I came to the dharma through the suffering of addiction, something that I believe is true for many people. Having come to Buddhism through the Theravada tradition, I felt very supported in my abstinence-based recovery practice—the Buddha had been clear about the necessity of a drug-and-alcohol-free way of life. As far as I could tell, I had finally found a reliable refuge.
I was later shocked—honestly, dismayed—to find out that so many Buddhists of all traditions choose to ignore or reinterpret the Buddha’s clear and obvious teachings around the fifth precept’s invitation to live free from intoxicants. I understand that most people practicing Buddhism do not suffer from addiction and are able to partake in recreational drinking or get high without becoming addicted. But still, it perplexes me that so many Buddhists choose to blatantly ignore one of the five precepts.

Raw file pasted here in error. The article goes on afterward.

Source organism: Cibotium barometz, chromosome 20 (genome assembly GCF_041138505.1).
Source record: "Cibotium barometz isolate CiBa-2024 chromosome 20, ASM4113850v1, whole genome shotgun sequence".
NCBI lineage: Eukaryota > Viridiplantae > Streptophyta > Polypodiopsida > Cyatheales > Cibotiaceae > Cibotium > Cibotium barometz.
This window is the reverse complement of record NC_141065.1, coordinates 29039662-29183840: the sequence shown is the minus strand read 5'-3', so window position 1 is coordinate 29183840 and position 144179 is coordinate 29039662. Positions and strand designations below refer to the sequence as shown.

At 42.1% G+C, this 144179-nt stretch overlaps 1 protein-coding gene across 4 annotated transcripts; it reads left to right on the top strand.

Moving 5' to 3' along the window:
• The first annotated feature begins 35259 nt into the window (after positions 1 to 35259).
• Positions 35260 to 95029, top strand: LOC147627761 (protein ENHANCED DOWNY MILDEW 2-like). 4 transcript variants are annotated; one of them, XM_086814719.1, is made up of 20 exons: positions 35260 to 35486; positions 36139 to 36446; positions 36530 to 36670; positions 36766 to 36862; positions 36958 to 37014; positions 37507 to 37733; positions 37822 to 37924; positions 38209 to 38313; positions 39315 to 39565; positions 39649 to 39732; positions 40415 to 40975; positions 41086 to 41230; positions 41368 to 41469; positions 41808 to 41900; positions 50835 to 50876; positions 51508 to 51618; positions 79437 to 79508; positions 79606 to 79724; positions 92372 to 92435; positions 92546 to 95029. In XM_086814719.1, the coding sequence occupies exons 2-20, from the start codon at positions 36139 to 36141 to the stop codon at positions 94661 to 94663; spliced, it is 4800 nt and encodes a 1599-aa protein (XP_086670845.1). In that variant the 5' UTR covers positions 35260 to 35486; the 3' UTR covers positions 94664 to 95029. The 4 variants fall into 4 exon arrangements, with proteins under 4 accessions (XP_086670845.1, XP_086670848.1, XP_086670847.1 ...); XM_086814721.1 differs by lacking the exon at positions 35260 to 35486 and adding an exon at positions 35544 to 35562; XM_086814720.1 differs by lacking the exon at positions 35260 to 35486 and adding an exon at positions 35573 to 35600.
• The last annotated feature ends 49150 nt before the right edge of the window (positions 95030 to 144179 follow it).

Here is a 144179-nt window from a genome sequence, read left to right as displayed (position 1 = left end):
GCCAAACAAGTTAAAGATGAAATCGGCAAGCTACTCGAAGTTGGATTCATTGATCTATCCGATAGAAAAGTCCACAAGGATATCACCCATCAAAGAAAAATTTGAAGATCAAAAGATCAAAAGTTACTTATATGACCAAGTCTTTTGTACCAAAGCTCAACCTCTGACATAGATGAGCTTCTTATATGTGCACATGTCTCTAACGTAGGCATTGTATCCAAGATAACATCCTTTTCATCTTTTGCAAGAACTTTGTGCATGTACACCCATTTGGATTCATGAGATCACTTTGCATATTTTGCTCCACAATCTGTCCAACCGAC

Of course, there is the argument that the Buddha taught a “middle way”; we often understand this teaching to mean “everything in moderation.” But this is not what the Buddha taught. The middle way referred to in the suttas is a path that avoids extreme austerities and extreme gluttony. Abstaining from alcohol is not an extreme austerity. The precepts are clear about what we must abstain from: killing, lying, stealing, sexual misconduct, and intoxication. Nobody is saying it’s okay to kill, lie, or steal in moderation, so why do we continue to rationalize the use of drugs and alcohol?
Excerpted from the Summer 2014 issue of Buddhadharma: The Practitioner’s Quarterly, available on newsstands and by subscription.